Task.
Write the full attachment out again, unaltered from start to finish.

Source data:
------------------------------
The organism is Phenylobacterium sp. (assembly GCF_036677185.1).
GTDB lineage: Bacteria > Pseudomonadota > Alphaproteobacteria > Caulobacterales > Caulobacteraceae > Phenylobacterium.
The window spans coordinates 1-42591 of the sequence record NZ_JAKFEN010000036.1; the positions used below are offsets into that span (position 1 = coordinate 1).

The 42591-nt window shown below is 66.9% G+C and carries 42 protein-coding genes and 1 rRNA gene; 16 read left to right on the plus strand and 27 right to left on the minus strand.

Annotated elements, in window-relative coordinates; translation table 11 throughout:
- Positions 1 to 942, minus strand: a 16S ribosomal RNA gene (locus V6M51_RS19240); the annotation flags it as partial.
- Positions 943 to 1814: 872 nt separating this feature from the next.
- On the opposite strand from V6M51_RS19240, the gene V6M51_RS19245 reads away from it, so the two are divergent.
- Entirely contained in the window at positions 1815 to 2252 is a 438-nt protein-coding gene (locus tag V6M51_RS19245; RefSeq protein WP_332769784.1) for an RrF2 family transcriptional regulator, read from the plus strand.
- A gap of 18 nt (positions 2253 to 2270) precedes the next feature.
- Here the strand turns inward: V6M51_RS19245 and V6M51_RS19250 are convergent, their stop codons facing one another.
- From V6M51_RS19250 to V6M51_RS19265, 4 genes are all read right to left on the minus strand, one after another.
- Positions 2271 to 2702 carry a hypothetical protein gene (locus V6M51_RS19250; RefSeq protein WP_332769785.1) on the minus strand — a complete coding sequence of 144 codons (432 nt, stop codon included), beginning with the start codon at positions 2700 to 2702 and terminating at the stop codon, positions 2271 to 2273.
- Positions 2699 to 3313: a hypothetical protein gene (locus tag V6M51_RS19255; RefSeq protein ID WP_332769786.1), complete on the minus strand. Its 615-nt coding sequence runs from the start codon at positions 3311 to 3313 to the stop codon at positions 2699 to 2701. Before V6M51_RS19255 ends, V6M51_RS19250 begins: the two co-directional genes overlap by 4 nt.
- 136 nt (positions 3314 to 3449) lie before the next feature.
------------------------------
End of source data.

The organism is Phenylobacterium sp. (assembly GCF_036677185.1).
GTDB lineage: Bacteria > Pseudomonadota > Alphaproteobacteria > Caulobacterales > Caulobacteraceae > Phenylobacterium.
The window spans coordinates 1-42591 of the sequence record NZ_JAKFEN010000036.1; the positions used below are offsets into that span (position 1 = coordinate 1).

The 42591-nt window shown below is 66.9% G+C and carries 42 protein-coding genes and 1 rRNA gene; 16 read left to right on the plus strand and 27 right to left on the minus strand.

Annotated elements, in window-relative coordinates; translation table 11 throughout:
- Positions 1 to 942, minus strand: a 16S ribosomal RNA gene (locus V6M51_RS19240); the annotation flags it as partial.
- Positions 943 to 1814: 872 nt separating this feature from the next.
- On the opposite strand from V6M51_RS19240, the gene V6M51_RS19245 reads away from it, so the two are divergent.
- Entirely contained in the window at positions 1815 to 2252 is a 438-nt protein-coding gene (locus tag V6M51_RS19245; RefSeq protein WP_332769784.1) for an RrF2 family transcriptional regulator, read from the plus strand.
- A gap of 18 nt (positions 2253 to 2270) precedes the next feature.
- Here the strand turns inward: V6M51_RS19245 and V6M51_RS19250 are convergent, their stop codons facing one another.
- From V6M51_RS19250 to V6M51_RS19265, 4 genes are all read right to left on the minus strand, one after another.
- Positions 2271 to 2702 carry a hypothetical protein gene (locus V6M51_RS19250; RefSeq protein WP_332769785.1) on the minus strand — a complete coding sequence of 144 codons (432 nt, stop codon included), beginning with the start codon at positions 2700 to 2702 and terminating at the stop codon, positions 2271 to 2273.
- Positions 2699 to 3313: a hypothetical protein gene (locus tag V6M51_RS19255; RefSeq protein ID WP_332769786.1), complete on the minus strand. Its 615-nt coding sequence runs from the start codon at positions 3311 to 3313 to the stop codon at positions 2699 to 2701. Before V6M51_RS19255 ends, V6M51_RS19250 begins: the two co-directional genes overlap by 4 nt.
- 136 nt (positions 3314 to 3449) lie before the next feature.